Friday, July 18, 2008
Ditmas Park Tales: The Tracks
My shitty version of Paulo Coelho's "The Alchemist" --
Okay, this is how The Kid ended up making me climb the sharp rocks out of the tracks.
The Kid -- I must have had a dozen aliases created for him in other things I've written, but I'm getting lazy now -- had struck upon a truly genius idea. We were going to go down to Ave. I to the discount store and buy up all the Toy Biz Marvel Comics action figures that were on sale. I mean, they were on sale for nothing, maybe $2 or $3 a piece. Hulk. Dr. Doom. Wolverine. We'd buy them all up, along with similarly discounted Simpsons and Little Mermaid figures, and then wait a few years and resell 'em and make a profit and be rich.
I was 16 and had made a firm decision that I wasn't going to return to high school anymore. It was boring, it was dull, I couldn't relate. Worst of all, they were making us play badminton.
So instead of taking the bus down Coney Island to the store, The Kid convinced me to take the tracks. They were train tracks that were rarely used anymore, overgrown with weeds and choked with rusted cans and the skeletons of bikes and appliances. It was easy enough to make one's way down to the tracks, by squeezing past a fence and navigating past a very level decline or series of flat step-like rocks. But, as with everything in my life, I needed to know there was a predictable conclusion, a way out. I wanted to know there was a similarly safe and easy way to get out of the tracks. The Kid assured me that there was.
Now, The Kid also had a habit of accidentally setting things on fire. So I don't know why I trusted him.
My heart dropped as we walked along the tracks. One-by-one, The Kid opened up to me regarding the dangers of the area -- how to listen for the trains he initially told me almost never traveled down this route anymore, the accidents, the criminals who hung out there. I saw a crack pipe lying between two bleached and splintery wooden boards and brought it to The Kid's attention. He admitted sometimes him and his cohorts would go down there with booze, but swore they weren't taking drugs.
Later, The Kid would steal a small metal cash box and take it down to the tracks and try to open it with a sledgehammer. I don't remember details. There might have been tiny explosives involved as well. Just like in those heist movies. I just remember it was the last time he was allowed back in his house, and that's how he ended up staying over mine for a spell.
But I'm getting ahead of myself.
Anyway, we were walking along the tracks, listening for the trains that were not supposed to come, when a little band of about six boys confronted us. The oldest one must have been no older than eleven. They looked at us with screwed-up, mean faces and announced that we would not be allowed to pass. Also, that we were fart-heads.
Now, The Kid looked like he was 12, but was all of 15. You'd figure me and him could take these suckers. But, we just felt rather silly about it. They were little children. And they could probably, if they piled on, could kick our ass. Or even have a shiv. Never underestimate youngsters who hang out on the tracks.
One boy threw a pebble at The Kid, and it bounced off his forehead. The Kid flinched. Then somebody else threw a pebble at me, landing on my cheek.
Soon, we were barraged by pebbles and the sound of this bunch's laughter. We were beat. We had no plan. We just pushed past them, the momentary sting of tiny rocks peppering our back and legs.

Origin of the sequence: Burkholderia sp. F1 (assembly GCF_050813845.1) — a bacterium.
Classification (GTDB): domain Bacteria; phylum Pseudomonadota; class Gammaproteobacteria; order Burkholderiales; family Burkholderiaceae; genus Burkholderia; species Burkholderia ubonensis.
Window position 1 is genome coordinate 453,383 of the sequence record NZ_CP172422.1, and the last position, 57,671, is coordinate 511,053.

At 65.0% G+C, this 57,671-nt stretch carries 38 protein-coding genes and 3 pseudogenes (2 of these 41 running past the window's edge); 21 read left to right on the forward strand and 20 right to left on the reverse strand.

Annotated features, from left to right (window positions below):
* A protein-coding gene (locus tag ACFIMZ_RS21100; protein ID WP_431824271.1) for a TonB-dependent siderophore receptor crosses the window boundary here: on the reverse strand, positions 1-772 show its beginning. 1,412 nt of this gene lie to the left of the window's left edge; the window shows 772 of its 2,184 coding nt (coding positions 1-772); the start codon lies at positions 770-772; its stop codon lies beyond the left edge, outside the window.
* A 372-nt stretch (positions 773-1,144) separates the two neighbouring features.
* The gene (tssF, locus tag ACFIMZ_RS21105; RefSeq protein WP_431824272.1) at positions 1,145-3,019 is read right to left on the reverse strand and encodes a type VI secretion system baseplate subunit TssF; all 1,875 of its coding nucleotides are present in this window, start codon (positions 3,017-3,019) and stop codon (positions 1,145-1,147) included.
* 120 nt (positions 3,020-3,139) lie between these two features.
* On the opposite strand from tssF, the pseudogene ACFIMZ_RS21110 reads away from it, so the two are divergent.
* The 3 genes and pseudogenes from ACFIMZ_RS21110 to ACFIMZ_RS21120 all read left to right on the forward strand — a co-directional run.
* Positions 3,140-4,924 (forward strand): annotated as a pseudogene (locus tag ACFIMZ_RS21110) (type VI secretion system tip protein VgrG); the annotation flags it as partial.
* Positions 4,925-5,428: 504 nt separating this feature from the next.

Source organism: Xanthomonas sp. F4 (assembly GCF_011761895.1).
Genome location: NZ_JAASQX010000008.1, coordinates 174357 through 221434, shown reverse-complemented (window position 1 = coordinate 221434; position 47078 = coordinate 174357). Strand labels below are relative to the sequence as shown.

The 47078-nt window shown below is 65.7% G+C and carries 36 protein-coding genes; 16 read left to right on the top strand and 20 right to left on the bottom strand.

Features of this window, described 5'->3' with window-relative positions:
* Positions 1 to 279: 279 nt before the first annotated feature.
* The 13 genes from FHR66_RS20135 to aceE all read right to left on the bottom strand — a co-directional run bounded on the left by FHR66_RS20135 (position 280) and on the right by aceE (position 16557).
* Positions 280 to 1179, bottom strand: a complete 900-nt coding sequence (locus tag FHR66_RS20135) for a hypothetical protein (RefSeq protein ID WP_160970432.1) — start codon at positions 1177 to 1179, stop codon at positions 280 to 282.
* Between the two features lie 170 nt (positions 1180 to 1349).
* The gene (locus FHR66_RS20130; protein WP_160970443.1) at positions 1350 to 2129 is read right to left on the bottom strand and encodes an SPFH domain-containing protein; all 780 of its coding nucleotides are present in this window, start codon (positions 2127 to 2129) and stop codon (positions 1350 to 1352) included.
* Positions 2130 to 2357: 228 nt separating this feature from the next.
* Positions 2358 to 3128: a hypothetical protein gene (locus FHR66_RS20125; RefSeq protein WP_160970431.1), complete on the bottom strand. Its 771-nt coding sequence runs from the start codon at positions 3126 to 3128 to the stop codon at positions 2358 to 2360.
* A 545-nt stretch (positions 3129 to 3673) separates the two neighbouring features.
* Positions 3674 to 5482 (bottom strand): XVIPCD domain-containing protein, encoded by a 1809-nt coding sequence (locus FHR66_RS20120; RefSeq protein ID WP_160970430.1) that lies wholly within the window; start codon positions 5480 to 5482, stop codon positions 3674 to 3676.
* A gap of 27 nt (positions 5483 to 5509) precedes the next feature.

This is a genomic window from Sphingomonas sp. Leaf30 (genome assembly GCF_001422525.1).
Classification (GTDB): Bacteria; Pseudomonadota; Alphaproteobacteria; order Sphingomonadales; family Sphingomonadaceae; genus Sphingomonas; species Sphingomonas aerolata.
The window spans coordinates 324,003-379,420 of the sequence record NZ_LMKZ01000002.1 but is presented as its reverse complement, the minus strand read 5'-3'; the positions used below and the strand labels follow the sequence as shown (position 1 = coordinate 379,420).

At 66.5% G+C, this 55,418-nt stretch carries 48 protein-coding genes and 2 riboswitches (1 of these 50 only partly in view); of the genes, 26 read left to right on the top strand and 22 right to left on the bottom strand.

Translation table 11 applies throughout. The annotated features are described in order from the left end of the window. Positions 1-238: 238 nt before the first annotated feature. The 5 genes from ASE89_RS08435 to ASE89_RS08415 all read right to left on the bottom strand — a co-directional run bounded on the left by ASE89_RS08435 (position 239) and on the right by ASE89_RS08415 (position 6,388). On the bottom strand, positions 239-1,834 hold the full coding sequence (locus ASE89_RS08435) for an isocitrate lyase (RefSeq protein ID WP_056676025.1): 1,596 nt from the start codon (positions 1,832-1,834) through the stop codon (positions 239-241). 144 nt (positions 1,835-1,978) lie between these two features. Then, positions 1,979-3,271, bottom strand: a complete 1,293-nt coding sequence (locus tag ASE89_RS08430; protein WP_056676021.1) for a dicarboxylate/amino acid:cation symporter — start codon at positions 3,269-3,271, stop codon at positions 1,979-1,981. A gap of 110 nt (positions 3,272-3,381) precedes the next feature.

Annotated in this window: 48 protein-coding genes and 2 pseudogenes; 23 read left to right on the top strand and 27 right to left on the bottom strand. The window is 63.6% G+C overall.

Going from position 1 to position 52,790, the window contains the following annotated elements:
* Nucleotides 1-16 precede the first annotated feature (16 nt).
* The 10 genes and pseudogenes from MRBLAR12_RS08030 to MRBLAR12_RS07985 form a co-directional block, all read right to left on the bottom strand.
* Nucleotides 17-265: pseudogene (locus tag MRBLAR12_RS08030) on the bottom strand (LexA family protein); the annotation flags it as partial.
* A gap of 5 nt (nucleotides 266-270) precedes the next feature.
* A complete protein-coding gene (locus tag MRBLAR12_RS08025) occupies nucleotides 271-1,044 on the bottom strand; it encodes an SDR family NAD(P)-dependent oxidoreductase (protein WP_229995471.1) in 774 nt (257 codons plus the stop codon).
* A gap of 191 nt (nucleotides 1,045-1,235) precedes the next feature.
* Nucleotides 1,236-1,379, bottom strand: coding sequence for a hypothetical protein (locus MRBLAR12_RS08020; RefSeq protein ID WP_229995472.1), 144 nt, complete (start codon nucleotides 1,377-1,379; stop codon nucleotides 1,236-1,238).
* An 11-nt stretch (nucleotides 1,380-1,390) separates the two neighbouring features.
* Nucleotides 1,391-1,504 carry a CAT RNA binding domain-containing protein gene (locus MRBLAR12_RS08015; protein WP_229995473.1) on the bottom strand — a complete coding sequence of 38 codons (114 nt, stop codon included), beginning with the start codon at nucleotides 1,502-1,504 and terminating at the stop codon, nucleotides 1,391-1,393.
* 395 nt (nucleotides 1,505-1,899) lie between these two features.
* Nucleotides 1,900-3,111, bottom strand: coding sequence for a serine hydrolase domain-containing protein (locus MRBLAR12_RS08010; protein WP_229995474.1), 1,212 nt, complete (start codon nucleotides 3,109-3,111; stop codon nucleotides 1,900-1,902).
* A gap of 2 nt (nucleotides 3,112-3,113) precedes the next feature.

"How much further?" I asked him.
There was no conception of time on the tracks. Or direction, other than Where We Were and Where We Were Going.
The Kid assured me we were almost there. Then, by a steep wall-like formation of sharp rocks and glass, he stopped.
"Okay. We get out here. The store's right up and over."
Indeed, he was correct. Looking up, I could see the top of the discount store surrounded by blue skies and clouds.
"Yeah, but how do we get out of here?"
No, there was no fucking way I was climbing a fucking wall with sharp shit sticking out of it.
"Fine, then go back home. There is no other way. I'll leave you here."
I wanted to cry. I watched him approach the wall, grip the pipes and rocks that stuck out of its horrible, lumpy facade, and crawl away from me into the horizon.
I wanted to turn back, but then I thought of those little bastards with the pebbles. I was so close to victory and those Marvel Comics action figures for only $2.99! Nightcrawler! Colossus! Spider-Man with alternate suit!
So I approached the wall and unsteadily gripped a triangular piece of granite. I winced as my knees and the meat of my hands got scratched up. But, I finally made it to the surface.
As I met up with The Kid and headed with him towards the store, something caught my eye. I couldn't believe what I saw. A little further along the block, past the wall we climbed, was a set of concrete stairs leading to the tracks. It even had a fucking banister.
"We could have taken this to get up! Didn't you know about these stairs?!"
"Yeah. But the other way was more fun."
Posted by Verge at 11:14 AM
Labels: Ditmas Park Tales
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I know someone who's getting a new nickname!ReplyDelete
I was not prepared for that ending, but I really should have been. Nice. :)
Hahaha nice friend. I took my friend down to the tracks running from the Brooklyn Navy Yard after an expedition down there myself. At least I accounted fer his physical failings and took him down via the stairs. Luckily for him that's where the hole in the fence was.ReplyDelete
If I was "the kid" I would have took the hard way "not realizing" there was stairs just ahead. But that's just me...